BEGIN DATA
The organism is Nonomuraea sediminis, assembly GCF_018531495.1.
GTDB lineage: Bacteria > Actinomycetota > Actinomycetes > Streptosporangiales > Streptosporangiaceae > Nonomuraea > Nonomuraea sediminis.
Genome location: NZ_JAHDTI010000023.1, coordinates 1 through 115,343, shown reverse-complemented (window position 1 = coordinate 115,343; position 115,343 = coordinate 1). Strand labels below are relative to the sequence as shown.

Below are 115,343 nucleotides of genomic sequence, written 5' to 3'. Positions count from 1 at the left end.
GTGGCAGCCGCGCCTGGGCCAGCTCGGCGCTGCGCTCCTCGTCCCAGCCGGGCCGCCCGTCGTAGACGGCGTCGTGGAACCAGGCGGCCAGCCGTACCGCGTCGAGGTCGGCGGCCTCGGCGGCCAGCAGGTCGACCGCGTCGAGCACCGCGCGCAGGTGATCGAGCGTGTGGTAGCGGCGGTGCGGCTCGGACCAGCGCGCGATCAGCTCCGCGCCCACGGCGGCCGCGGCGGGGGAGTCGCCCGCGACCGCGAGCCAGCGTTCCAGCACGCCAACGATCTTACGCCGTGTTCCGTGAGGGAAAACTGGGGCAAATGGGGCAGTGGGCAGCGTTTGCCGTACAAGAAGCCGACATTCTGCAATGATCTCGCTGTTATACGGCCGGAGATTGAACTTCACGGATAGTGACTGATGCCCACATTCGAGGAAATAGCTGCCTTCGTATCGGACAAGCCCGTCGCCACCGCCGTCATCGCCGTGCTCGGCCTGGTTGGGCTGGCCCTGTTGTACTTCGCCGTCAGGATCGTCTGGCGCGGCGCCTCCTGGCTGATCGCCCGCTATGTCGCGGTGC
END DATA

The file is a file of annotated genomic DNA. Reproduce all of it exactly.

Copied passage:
The organism is Nonomuraea sediminis, assembly GCF_018531495.1.
GTDB lineage: Bacteria > Actinomycetota > Actinomycetes > Streptosporangiales > Streptosporangiaceae > Nonomuraea > Nonomuraea sediminis.
Genome location: NZ_JAHDTI010000023.1, coordinates 1 through 115,343, shown reverse-complemented (window position 1 = coordinate 115,343; position 115,343 = coordinate 1). Strand labels below are relative to the sequence as shown.

Below are 115,343 nucleotides of genomic sequence, written 5' to 3'. Positions count from 1 at the left end.
GTGGCAGCCGCGCCTGGGCCAGCTCGGCGCTGCGCTCCTCGTCCCAGCCGGGCCGCCCGTCGTAGACGGCGTCGTGGAACCAGGCGGCCAGCCGTACCGCGTCGAGGTCGGCGGCCTCGGCGGCCAGCAGGTCGACCGCGTCGAGCACCGCGCGCAGGTGATCGAGCGTGTGGTAGCGGCGGTGCGGCTCGGACCAGCGCGCGATCAGCTCCGCGCCCACGGCGGCCGCGGCGGGGGAGTCGCCCGCGACCGCGAGCCAGCGTTCCAGCACGCCAACGATCTTACGCCGTGTTCCGTGAGGGAAAACTGGGGCAAATGGGGCAGTGGGCAGCGTTTGCCGTACAAGAAGCCGACATTCTGCAATGATCTCGCTGTTATACGGCCGGAGATTGAACTTCACGGATAGTGACTGATGCCCACATTCGAGGAAATAGCTGCCTTCGTATCGGACAAGCCCGTCGCCACCGCCGTCATCGCCGTGCTCGGCCTGGTTGGGCTGGCCCTGTTGTACTTCGCCGTCAGGATCGTCTGGCGCGGCGCCTCCTGGCTGATCGCCCGCTATGTCGCGGTGC